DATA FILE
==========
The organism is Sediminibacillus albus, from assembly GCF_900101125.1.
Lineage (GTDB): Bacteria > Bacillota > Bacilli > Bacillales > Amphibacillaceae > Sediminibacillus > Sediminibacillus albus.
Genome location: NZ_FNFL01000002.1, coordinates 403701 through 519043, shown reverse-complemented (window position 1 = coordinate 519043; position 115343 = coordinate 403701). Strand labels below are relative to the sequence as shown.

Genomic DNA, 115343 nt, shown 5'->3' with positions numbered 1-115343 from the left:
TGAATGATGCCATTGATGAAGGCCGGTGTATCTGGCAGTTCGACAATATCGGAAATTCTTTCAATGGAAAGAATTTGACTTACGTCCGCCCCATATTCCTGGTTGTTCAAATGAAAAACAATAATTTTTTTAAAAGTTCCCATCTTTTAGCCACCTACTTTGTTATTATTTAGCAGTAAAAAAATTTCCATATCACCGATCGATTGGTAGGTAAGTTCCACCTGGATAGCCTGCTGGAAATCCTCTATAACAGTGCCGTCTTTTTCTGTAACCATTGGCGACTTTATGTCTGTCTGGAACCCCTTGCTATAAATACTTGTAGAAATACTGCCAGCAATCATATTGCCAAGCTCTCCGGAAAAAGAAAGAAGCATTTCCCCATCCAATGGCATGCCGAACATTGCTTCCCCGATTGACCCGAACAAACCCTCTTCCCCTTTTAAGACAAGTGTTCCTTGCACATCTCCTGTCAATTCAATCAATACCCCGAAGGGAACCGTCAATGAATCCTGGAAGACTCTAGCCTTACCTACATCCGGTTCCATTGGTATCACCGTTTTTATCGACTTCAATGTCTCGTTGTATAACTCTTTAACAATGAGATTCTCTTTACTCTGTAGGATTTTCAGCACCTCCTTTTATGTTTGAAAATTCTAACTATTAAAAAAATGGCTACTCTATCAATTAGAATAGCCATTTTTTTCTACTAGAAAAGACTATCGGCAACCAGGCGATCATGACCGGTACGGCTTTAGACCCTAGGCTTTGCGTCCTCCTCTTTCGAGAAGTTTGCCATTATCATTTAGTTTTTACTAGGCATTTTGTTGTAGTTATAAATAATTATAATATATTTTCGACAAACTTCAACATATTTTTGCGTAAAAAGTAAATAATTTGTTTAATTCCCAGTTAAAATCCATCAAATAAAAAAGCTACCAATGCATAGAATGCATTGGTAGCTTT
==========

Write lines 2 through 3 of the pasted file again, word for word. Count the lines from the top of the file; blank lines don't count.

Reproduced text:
Lineage (GTDB): Bacteria > Bacillota > Bacilli > Bacillales > Amphibacillaceae > Sediminibacillus > Sediminibacillus albus.
Genome location: NZ_FNFL01000002.1, coordinates 403701 through 519043, shown reverse-complemented (window position 1 = coordinate 519043; position 115343 = coordinate 403701). Strand labels below are relative to the sequence as shown.